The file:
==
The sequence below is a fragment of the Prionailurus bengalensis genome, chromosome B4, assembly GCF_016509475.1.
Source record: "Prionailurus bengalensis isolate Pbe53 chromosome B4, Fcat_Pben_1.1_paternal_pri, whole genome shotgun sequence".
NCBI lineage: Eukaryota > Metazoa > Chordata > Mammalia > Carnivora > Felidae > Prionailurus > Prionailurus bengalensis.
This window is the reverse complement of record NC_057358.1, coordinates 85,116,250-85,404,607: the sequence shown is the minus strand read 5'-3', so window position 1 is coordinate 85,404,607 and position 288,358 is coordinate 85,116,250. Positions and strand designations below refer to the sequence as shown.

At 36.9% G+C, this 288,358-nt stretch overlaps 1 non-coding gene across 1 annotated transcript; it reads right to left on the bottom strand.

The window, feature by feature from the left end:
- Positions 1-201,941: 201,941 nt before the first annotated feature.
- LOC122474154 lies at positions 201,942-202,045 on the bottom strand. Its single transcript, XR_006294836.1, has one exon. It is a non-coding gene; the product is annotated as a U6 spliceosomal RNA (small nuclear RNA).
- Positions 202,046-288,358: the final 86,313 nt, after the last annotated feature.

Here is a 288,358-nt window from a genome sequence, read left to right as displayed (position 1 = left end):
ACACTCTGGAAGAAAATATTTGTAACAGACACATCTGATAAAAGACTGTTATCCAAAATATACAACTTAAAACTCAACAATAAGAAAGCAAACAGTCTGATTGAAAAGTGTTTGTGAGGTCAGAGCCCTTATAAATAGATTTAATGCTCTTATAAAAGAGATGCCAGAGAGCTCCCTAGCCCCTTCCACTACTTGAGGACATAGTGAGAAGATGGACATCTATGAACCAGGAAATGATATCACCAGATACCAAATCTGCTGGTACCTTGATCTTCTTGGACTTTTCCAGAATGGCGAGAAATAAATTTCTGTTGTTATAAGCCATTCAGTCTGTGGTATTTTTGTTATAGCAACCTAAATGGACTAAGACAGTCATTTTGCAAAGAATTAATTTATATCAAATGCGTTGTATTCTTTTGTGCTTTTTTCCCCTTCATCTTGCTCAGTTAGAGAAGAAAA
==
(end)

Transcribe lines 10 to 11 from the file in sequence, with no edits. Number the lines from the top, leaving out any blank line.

Here is a 288,358-nt window from a genome sequence, read left to right as displayed (position 1 = left end):
ACACTCTGGAAGAAAATATTTGTAACAGACACATCTGATAAAAGACTGTTATCCAAAATATACAACTTAAAACTCAACAATAAGAAAGCAAACAGTCTGATTGAAAAGTGTTTGTGAGGTCAGAGCCCTTATAAATAGATTTAATGCTCTTATAAAAGAGATGCCAGAGAGCTCCCTAGCCCCTTCCACTACTTGAGGACATAGTGAGAAGATGGACATCTATGAACCAGGAAATGATATCACCAGATACCAAATCTGCTGGTACCTTGATCTTCTTGGACTTTTCCAGAATGGCGAGAAATAAATTTCTGTTGTTATAAGCCATTCAGTCTGTGGTATTTTTGTTATAGCAACCTAAATGGACTAAGACAGTCATTTTGCAAAGAATTAATTTATATCAAATGCGTTGTATTCTTTTGTGCTTTTTTCCCCTTCATCTTGCTCAGTTAGAGAAGAAAA